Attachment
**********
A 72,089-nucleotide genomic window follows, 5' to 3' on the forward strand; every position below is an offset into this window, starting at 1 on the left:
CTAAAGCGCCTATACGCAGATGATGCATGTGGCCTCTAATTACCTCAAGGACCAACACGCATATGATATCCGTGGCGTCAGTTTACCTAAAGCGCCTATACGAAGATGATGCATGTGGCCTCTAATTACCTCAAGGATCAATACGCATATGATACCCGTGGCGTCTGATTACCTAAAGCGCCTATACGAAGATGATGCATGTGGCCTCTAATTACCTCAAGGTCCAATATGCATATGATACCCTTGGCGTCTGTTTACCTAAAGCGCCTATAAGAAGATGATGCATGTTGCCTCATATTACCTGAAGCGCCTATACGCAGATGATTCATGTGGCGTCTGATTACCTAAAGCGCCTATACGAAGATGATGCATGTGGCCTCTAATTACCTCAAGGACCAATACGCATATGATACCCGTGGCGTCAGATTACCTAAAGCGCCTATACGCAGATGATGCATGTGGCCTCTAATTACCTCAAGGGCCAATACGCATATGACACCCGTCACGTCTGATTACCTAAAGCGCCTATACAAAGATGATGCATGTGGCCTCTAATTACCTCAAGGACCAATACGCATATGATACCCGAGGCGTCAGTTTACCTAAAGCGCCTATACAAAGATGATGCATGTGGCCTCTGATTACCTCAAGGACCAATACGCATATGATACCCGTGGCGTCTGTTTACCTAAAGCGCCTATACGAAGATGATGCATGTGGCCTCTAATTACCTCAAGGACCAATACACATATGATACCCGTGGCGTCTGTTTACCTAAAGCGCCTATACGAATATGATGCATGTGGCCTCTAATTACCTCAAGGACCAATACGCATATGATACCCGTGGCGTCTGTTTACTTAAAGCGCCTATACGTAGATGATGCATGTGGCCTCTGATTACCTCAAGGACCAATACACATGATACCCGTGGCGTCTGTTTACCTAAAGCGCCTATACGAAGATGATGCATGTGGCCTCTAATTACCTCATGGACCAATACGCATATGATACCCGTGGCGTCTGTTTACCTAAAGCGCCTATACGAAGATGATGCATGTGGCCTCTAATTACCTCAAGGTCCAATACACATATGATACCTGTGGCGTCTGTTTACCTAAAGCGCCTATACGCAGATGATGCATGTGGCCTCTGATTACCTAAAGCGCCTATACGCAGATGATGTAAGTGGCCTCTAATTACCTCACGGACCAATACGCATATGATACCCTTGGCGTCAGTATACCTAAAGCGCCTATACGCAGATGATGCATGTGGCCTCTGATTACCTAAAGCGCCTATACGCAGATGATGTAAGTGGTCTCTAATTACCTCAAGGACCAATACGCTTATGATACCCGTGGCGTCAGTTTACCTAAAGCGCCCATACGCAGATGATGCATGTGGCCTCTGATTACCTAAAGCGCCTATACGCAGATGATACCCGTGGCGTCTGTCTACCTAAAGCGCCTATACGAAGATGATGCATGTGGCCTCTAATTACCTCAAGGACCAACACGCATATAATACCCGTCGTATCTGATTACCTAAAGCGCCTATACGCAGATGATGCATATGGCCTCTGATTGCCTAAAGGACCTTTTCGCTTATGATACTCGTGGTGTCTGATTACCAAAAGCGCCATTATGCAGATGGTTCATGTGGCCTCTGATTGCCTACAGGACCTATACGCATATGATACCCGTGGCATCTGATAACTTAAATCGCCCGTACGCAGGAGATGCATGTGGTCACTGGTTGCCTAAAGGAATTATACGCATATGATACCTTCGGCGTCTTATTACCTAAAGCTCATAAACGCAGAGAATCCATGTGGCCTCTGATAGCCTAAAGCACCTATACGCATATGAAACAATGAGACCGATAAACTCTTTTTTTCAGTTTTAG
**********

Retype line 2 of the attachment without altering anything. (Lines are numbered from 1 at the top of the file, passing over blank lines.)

CTAAAGCGCCTATACGCAGATGATGCATGTGGCCTCTAATTACCTCAAGGACCAACACGCATATGATATCCGTGGCGTCAGTTTACCTAAAGCGCCTATACGAAGATGATGCATGTGGCCTCTAATTACCTCAAGGATCAATACGCATATGATACCCGTGGCGTCTGATTACCTAAAGCGCCTATACGAAGATGATGCATGTGGCCTCTAATTACCTCAAGGTCCAATATGCATATGATACCCTTGGCGTCTGTTTACCTAAAGCGCCTATAAGAAGATGATGCATGTTGCCTCATATTACCTGAAGCGCCTATACGCAGATGATTCATGTGGCGTCTGATTACCTAAAGCGCCTATACGAAGATGATGCATGTGGCCTCTAATTACCTCAAGGACCAATACGCATATGATACCCGTGGCGTCAGATTACCTAAAGCGCCTATACGCAGATGATGCATGTGGCCTCTAATTACCTCAAGGGCCAATACGCATATGACACCCGTCACGTCTGATTACCTAAAGCGCCTATACAAAGATGATGCATGTGGCCTCTAATTACCTCAAGGACCAATACGCATATGATACCCGAGGCGTCAGTTTACCTAAAGCGCCTATACAAAGATGATGCATGTGGCCTCTGATTACCTCAAGGACCAATACGCATATGATACCCGTGGCGTCTGTTTACCTAAAGCGCCTATACGAAGATGATGCATGTGGCCTCTAATTACCTCAAGGACCAATACACATATGATACCCGTGGCGTCTGTTTACCTAAAGCGCCTATACGAATATGATGCATGTGGCCTCTAATTACCTCAAGGACCAATACGCATATGATACCCGTGGCGTCTGTTTACTTAAAGCGCCTATACGTAGATGATGCATGTGGCCTCTGATTACCTCAAGGACCAATACACATGATACCCGTGGCGTCTGTTTACCTAAAGCGCCTATACGAAGATGATGCATGTGGCCTCTAATTACCTCATGGACCAATACGCATATGATACCCGTGGCGTCTGTTTACCTAAAGCGCCTATACGAAGATGATGCATGTGGCCTCTAATTACCTCAAGGTCCAATACACATATGATACCTGTGGCGTCTGTTTACCTAAAGCGCCTATACGCAGATGATGCATGTGGCCTCTGATTACCTAAAGCGCCTATACGCAGATGATGTAAGTGGCCTCTAATTACCTCACGGACCAATACGCATATGATACCCTTGGCGTCAGTATACCTAAAGCGCCTATACGCAGATGATGCATGTGGCCTCTGATTACCTAAAGCGCCTATACGCAGATGATGTAAGTGGTCTCTAATTACCTCAAGGACCAATACGCTTATGATACCCGTGGCGTCAGTTTACCTAAAGCGCCCATACGCAGATGATGCATGTGGCCTCTGATTACCTAAAGCGCCTATACGCAGATGATACCCGTGGCGTCTGTCTACCTAAAGCGCCTATACGAAGATGATGCATGTGGCCTCTAATTACCTCAAGGACCAACACGCATATAATACCCGTCGTATCTGATTACCTAAAGCGCCTATACGCAGATGATGCATATGGCCTCTGATTGCCTAAAGGACCTTTTCGCTTATGATACTCGTGGTGTCTGATTACCAAAAGCGCCATTATGCAGATGGTTCATGTGGCCTCTGATTGCCTACAGGACCTATACGCATATGATACCCGTGGCATCTGATAACTTAAATCGCCCGTACGCAGGAGATGCATGTGGTCACTGGTTGCCTAAAGGAATTATACGCATATGATACCTTCGGCGTCTTATTACCTAAAGCTCATAAACGCAGAGAATCCATGTGGCCTCTGATAGCCTAAAGCACCTATACGCATATGAAACAATGAGACCGATAAACTCTTTTTTTCAGTTTTAG